So what does all this promise?

If you believe I am following my principle, then you can still believe I am biased because I’m a liberal, or wrong because I’m an idiot, or overly attentive because I’m easily flattered, or under-attentive because I punish people who behave badly. All that the NC principle promises is that I am not saying what I am saying because of money.

As applied

I have been living these principles for many years. So my purpose here is not to announce any new policy. You can agree or disagree with the principles. You can believe them too strict, or not strict enough. They are significantly stricter than anything within the academy just now. No doubt, many may believe they are way too strict.

But whether you believe them too strict, or not strict enough, I would encourage you to engage them. Consistent with my NC principle, I will reward kindness and insight with at least kindness. I will ignore people whose argument style stopped developing in high school. But because this is an issue I very much want to continue to work on, the only thing for sure is I won’t accept money to consult around it.

Finally, and again, I don’t offer this as a tool to condemn. I offer it because I believe this is a conversation we all should have. I am eager to see the ideas of others addressing this same topic. I’d be grateful to be shown a simpler way to achieve the same objective.

Please feel free to contact Professor Lessig directly. His email is below. But before you do, please read the following.

If you have any questions involving his schedule, you MUST contact his assistant. Do not — regardless of who you are or how well you know Lessig — try to schedule him or direct his schedule without also contacting his assistant. His assistant controls his schedule. Lessig ONLY does what his schedule says.

If you are requesting an interview, please contact his assistant.

If you are a Harvard student, you should always write to Professor Lessig directly with any question you like. But again, anything affecting his schedule (recommendation letters, meetings, etc.) please also correspond with his assistant.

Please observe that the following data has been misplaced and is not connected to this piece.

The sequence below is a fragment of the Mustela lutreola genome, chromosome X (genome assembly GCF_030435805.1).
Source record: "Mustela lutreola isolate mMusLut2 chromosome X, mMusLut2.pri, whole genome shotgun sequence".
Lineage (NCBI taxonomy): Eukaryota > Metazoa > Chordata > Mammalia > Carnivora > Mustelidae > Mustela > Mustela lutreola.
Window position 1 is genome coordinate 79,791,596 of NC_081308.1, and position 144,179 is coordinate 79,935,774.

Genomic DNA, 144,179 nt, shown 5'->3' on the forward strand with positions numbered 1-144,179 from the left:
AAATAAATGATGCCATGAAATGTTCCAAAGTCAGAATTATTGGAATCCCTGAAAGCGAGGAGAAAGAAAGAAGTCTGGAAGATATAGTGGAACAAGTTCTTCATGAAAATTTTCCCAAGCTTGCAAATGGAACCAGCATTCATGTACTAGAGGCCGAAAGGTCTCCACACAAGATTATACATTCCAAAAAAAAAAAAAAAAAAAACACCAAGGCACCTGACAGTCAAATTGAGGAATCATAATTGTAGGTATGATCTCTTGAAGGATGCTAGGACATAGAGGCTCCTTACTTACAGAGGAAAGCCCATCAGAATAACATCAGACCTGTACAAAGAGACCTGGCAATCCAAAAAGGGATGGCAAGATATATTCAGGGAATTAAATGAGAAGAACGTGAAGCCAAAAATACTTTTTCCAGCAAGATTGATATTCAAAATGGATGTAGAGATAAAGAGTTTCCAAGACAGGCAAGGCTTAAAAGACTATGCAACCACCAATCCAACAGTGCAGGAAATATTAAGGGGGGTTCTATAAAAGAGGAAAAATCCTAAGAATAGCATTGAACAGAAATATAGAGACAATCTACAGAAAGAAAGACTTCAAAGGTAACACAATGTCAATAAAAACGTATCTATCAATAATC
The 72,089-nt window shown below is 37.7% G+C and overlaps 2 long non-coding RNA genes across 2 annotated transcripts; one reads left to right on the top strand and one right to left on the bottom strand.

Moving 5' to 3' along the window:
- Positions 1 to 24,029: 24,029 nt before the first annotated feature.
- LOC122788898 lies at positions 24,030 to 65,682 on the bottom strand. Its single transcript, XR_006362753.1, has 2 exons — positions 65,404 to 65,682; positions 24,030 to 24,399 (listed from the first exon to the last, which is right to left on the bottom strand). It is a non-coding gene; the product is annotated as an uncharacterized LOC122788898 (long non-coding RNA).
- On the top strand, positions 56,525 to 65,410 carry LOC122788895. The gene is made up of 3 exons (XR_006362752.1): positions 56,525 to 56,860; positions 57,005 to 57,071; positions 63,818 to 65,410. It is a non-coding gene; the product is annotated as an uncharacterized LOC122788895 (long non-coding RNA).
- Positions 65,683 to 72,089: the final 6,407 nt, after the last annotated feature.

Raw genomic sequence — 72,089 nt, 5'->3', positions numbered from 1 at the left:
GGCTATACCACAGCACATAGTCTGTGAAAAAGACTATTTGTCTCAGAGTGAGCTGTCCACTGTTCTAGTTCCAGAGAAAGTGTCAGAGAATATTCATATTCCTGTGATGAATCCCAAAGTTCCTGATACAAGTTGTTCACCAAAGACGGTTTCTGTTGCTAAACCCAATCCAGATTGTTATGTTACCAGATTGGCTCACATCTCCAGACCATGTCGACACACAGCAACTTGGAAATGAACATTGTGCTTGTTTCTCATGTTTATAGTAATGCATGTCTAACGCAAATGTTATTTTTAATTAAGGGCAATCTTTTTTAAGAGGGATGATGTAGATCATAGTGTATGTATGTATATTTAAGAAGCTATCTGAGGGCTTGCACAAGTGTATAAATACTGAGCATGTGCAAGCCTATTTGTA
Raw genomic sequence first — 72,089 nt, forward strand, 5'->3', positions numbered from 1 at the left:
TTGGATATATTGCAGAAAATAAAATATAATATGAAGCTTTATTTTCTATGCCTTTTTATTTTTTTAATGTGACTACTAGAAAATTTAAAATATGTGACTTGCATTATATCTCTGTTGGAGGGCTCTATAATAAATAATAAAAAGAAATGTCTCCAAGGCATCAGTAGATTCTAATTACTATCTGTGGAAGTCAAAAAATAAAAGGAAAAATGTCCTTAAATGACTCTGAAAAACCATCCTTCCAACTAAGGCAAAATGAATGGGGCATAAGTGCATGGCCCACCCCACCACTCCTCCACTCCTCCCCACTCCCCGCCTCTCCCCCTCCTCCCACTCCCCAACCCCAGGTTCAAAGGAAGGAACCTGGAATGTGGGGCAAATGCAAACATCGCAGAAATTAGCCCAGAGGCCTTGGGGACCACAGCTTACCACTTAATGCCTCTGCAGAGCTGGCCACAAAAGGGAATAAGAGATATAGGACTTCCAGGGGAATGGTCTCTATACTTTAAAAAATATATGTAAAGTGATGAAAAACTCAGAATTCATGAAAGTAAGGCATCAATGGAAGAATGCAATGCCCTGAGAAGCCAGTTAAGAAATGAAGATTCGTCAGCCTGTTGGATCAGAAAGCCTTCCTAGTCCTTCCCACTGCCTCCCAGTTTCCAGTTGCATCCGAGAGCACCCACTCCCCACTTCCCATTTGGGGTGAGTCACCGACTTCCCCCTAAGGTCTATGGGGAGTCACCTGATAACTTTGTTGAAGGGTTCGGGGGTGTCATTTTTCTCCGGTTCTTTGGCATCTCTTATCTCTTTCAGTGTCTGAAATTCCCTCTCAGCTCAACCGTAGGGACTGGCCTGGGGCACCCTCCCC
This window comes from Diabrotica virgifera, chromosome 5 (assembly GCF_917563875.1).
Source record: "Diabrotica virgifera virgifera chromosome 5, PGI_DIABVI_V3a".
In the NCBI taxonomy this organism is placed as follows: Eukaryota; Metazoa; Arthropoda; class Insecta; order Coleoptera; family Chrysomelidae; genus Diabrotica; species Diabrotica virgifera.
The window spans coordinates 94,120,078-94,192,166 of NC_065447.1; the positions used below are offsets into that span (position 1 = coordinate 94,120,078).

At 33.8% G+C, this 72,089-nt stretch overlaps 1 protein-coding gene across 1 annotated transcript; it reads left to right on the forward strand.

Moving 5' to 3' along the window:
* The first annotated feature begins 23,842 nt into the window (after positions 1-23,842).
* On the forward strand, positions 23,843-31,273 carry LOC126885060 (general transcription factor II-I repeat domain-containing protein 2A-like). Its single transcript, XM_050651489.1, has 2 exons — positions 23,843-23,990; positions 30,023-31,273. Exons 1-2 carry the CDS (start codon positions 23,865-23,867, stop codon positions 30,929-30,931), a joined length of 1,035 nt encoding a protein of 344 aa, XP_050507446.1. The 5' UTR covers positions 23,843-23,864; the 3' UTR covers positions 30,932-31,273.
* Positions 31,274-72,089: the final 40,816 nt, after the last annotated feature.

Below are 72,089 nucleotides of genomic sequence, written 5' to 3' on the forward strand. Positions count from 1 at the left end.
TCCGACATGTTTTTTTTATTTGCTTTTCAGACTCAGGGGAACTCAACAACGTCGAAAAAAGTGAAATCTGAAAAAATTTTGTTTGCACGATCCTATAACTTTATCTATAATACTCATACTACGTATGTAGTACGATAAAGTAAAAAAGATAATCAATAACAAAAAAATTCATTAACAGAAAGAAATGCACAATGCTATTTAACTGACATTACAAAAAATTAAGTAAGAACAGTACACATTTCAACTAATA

If you are a non-Harvard student with a research question, Professor Lessig is happy to answer questions about his work. Questions of the form, “I’m doing research about the Internet, can you send me some information?” will be answered with a link to this page.

If you are a non-Harvard student with any other question or any other idea, please read the following:

I apologize, but I am declaring a non-essential-email moratorium. I have three young kids, I have a demanding job, and I am trying to do as much as I possibly can to reform a corrupted political system. It has taken me too long to recognize that I can either do my jobs, or answer email, but I can’t do both.

So if you’re writing with general questions, or with an idea about how I might do a different kind of reform, or with a request that I answer a series of questions about whatever, you’ll get a reply that links you with this page.

I am sorry for this, but time is too short, and there is much too much to get done. I am happy to read what you send, or at least, as much as I can. And if there’s a link I think that might make sense to pursue, I will. But within this category, I am sorry, but the default is the default of a tweet: No reply should be expected.

You can contact Lessig’s assistant, Ari Borensztein, either by email, phone (+1.617.496.1124), or the mail address for Lessig below.

You may contact Lessig by email, or by mail:

Edmond J. Safra Center for Ethics
Harvard University
124 Mt. Auburn St, 5th floor
Cambridge, MA 02138